ideology and the clamshell identity - organizational dilemmas in the antinuclear power movement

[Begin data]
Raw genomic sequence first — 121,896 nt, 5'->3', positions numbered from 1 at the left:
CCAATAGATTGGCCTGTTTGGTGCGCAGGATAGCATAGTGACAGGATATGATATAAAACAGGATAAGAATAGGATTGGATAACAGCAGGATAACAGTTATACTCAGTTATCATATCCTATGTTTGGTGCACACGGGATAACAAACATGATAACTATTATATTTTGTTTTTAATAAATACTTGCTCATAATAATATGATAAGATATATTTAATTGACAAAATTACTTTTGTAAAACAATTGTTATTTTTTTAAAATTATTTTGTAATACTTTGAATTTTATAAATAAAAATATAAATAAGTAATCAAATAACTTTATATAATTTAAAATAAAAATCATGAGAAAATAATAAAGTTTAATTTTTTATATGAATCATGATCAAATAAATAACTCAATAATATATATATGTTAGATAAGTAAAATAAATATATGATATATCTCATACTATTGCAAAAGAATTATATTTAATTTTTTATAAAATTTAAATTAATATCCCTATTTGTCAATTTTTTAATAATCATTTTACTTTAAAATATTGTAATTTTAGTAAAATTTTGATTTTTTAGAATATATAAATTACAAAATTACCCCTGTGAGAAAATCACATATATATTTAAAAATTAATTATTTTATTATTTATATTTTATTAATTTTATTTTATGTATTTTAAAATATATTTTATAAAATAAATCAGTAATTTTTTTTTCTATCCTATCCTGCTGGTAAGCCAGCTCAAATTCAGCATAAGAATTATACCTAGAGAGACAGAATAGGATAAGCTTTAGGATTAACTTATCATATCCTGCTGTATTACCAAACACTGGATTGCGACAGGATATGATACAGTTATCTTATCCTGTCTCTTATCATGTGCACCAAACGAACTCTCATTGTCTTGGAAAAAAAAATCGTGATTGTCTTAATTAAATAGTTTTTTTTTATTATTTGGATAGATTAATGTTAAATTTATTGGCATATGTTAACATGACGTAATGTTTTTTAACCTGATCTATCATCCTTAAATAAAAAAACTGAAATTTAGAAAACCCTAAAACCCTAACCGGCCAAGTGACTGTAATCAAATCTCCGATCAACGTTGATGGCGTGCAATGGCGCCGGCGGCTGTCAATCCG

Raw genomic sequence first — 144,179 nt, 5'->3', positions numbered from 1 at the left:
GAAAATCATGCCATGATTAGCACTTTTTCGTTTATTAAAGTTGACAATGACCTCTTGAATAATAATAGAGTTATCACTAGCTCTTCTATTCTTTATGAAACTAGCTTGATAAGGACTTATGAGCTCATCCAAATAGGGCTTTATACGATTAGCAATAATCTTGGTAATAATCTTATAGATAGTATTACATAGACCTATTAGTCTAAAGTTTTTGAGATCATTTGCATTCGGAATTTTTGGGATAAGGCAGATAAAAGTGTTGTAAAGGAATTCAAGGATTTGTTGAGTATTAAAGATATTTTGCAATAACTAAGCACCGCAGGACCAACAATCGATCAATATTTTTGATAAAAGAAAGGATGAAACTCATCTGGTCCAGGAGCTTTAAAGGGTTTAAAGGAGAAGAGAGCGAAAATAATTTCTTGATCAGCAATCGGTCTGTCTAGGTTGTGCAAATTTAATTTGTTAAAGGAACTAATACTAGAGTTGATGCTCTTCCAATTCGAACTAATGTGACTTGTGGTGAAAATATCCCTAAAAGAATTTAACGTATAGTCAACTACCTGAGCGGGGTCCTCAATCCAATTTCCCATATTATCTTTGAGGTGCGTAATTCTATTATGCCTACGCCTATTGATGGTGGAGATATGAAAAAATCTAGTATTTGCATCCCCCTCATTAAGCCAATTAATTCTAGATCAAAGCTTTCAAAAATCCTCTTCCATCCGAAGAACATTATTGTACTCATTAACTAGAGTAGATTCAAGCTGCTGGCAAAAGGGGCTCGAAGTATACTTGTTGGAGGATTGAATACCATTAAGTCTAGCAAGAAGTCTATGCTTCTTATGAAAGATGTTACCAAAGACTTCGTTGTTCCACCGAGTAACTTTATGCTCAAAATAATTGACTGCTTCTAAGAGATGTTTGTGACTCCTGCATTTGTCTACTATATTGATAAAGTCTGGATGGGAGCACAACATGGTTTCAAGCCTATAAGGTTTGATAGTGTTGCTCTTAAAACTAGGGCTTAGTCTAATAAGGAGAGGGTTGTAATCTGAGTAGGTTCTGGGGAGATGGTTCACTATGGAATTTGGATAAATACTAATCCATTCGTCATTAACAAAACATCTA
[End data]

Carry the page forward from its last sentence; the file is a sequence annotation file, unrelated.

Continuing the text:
This ethnographic study examines the role of ideology in the development of organizational dilemmas in the Clamshell Alliance, an anti-nuclear protest group active in New England during the late 1970s. In 1977, the Alliance received national recognition for its use of consensus decision making and nonviolent civil disobedience during a highly publicized two-week incarceration following an attempted occupation of the Seabrook nuclear plant. But over the next few years, sharp internal disagreements developed over the use of these strategies, leading ultimately to a factional split. I extend theory from symbolic anthropology to integrate the analysis of ideology into the study of resource mobilization without sacrificing the latter's emphasis on rational calculation. My analysis shows that the Alliance's anti-nuclear ideology established an egalitarian identity for the group which structured both the initial selection of strategies and later efforts to modify them.